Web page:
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Old 05-31-2013, 08:16 AM   #1
jagdish.jagtap1@wipro.co
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Red face undoing previous command


by mistake i have unzipped one package in my home directory instead of unzipping it in new_folder, now i am having n number of files in my home directory, i dont know which files were already present,
can i just rollback my previous command??
is there any other way to delete all extracted files,
i am using VM through ssh so i have only terminal to operate.
thanks in advance..
 
Old 05-31-2013, 08:26 AM   #2
druuna
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No undo command is present, you'll need to clean your home directory by hand.

First extract the zip file in the new_folder directory, which gives you a reference to what needs to be cleaned in your home directory.
 
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Old 05-31-2013, 01:47 PM   #3
David the H.
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*nix shell commands are generally very intolerant of mistakes. They assume you know what you are doing, and just do what you tell them to do. Most of them don't even give you any feedback when they succeed, and you'll only see messages if there are errors.

As for fixing your current problem, you can also run ls -l and look at the timestamps of the files. All the new ones should have the same date.
 
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Old 05-31-2013, 01:59 PM   #4
shivaa
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Quote:
Originally Posted by David the H. View Post
As for fixing your current problem, you can also run ls -l and look at the timestamps of the files. All the new ones should have the same date.
A minor addition, use ls -lat command to list out files. All latest modified files will be on the top of the list.
Code:
~$ ls -lat
Else, follow what druuna said above.

Last edited by shivaa; 05-31-2013 at 02:00 PM.
 
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Old 05-31-2013, 02:27 PM   #5
suicidaleggroll
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Like druuna said, just extract it in a clean directory, and then use that to clean out your home directory

Code:
mkdir new_folder
cd new_folder
unzip ../file.zip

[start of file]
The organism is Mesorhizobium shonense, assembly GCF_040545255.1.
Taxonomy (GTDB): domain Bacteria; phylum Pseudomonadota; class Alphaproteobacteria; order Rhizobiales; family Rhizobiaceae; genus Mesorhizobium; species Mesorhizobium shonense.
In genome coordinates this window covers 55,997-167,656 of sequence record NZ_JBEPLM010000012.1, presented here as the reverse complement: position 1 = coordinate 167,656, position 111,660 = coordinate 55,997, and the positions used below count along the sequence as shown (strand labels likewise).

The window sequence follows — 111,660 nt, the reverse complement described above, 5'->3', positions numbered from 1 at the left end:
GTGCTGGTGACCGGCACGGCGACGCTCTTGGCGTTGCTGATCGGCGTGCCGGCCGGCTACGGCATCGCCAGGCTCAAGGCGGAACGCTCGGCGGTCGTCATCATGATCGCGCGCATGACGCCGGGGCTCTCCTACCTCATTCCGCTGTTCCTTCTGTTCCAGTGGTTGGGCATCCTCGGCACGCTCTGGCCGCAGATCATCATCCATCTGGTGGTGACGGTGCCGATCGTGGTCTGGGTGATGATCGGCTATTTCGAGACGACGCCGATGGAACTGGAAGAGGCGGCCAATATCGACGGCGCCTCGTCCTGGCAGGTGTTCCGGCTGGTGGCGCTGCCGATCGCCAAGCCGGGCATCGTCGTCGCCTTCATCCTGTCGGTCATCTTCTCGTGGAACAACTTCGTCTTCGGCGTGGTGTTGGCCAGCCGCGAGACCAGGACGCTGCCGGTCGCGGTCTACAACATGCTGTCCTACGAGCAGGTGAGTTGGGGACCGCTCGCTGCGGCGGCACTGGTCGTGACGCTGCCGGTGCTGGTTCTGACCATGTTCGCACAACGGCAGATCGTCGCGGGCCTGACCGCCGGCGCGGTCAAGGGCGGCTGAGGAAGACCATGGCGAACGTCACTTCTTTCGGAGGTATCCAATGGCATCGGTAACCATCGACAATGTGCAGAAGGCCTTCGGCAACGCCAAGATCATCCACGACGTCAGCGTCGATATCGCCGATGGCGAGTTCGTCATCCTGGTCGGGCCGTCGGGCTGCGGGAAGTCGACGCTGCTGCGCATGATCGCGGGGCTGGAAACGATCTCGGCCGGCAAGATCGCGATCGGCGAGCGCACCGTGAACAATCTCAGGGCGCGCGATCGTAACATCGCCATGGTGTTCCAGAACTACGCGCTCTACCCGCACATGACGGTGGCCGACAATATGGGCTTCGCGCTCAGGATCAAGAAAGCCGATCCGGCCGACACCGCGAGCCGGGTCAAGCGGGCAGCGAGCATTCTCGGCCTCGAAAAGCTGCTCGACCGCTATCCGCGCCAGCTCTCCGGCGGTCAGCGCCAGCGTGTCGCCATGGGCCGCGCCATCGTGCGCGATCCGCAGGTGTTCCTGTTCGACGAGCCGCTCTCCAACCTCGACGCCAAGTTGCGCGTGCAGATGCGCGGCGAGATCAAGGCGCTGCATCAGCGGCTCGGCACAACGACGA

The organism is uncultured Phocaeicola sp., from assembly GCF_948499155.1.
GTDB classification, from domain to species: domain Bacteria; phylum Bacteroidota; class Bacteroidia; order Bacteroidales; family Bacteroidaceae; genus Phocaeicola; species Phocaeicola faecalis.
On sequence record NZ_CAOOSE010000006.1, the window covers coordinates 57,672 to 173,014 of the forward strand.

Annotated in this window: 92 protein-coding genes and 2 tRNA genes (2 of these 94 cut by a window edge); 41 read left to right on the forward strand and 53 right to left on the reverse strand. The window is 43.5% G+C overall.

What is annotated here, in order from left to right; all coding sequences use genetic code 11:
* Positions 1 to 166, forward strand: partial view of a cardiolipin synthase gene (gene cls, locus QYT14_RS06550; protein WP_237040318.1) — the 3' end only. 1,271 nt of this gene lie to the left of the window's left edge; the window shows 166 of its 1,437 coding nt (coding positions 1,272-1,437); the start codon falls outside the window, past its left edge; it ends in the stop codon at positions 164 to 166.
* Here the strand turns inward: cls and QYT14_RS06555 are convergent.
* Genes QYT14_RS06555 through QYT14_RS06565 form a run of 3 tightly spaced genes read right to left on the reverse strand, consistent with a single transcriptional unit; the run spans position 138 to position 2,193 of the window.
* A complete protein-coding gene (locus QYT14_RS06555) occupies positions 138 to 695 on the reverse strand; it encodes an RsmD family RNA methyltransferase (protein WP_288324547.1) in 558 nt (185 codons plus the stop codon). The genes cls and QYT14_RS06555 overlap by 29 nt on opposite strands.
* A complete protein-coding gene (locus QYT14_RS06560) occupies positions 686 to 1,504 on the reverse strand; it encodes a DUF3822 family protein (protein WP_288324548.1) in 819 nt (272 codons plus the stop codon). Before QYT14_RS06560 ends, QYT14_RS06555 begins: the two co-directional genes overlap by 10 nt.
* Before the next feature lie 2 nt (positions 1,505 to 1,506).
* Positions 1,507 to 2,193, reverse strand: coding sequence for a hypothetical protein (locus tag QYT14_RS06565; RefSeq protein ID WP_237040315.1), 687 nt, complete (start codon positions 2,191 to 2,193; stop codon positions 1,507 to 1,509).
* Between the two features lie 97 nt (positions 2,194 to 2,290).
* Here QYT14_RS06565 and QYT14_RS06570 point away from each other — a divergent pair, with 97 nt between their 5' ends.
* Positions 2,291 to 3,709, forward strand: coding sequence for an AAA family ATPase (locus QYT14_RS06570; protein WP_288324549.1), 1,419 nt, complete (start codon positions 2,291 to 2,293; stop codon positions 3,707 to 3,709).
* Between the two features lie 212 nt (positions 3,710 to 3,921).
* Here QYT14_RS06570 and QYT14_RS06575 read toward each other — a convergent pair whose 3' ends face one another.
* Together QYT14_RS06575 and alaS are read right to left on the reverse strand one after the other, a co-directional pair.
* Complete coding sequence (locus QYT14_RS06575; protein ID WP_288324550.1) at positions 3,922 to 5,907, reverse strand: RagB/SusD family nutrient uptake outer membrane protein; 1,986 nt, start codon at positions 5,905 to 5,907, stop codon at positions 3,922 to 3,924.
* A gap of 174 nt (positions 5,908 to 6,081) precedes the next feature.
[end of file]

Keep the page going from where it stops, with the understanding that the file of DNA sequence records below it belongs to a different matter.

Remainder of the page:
for i in *; do rm "../$i"; done
That will make a clean folder, extract the zip in it, then use those filenames as a reference to remove all extracted files from the parent directory.


None of the "ls -l" or "ls -lat" suggestions will work because files extracted from a zip retain their original timestamps (from before the zip was made). The files he extracted from the zip could have timestamps dating back years.

Last edited by suicidaleggroll; 05-31-2013 at 02:31 PM.
 
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Old 05-31-2013, 02:38 PM   #6
shivaa
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Quote:
Originally Posted by suicidaleggroll View Post
None of the "ls -l" or "ls -lat" suggestions will work because files extracted from a zip retain their original timestamps (from before the zip was made). The files he extracted from the zip could have timestamps dating back years.
Good suggestion. Don't know how we missed that point.
 
Old 05-31-2013, 02:38 PM   #7
David the H.
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Quote:
Originally Posted by suicidaleggroll View Post
None of the "ls -l" or "ls -lat" suggestions will work because files extracted from a zip retain their original timestamps (from before the zip was made). The files he extracted from the zip could have timestamps dating back years.
Ah, I hadn't thought of that. I don't use archive formats like zip that often.

But you might still be able to tell them apart from the other files on your system, if the archive's creation times are different enough.
 
Old 05-31-2013, 03:26 PM   #8
Beryllos
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Edit/update: Sorry everyone. Parts of this (now colored blue) are incorrect. See the next posts for details.
Quote:
Originally Posted by suicidaleggroll View Post
Like druuna said, just extract it in a clean directory, and then use that to clean out your home directory

Code:
mkdir new_folder
cd new_folder
unzip ../file.zip
for i in *; do rm "../$i"; done
That will make a clean folder, extract the zip in it, then use those filenames as a reference to remove all extracted files from the parent directory.
Nice. Just one problem: "for i in *" does not handle filenames containing whitespace (for example, directory named "My Documents"), so it is better to use the find command, and pipe it to a read command in a while loop:
Code:
mkdir new_folder
cd new_folder
unzip ../package.zip
find . -maxdepth 1 -mindepth 1 | while IFS= read -r file; do rm -rv ~/"$file"; done
  • "-maxdepth 1" is necessary so that it does not search subdirectories
  • "-mindepth 1" prevents it from listing "."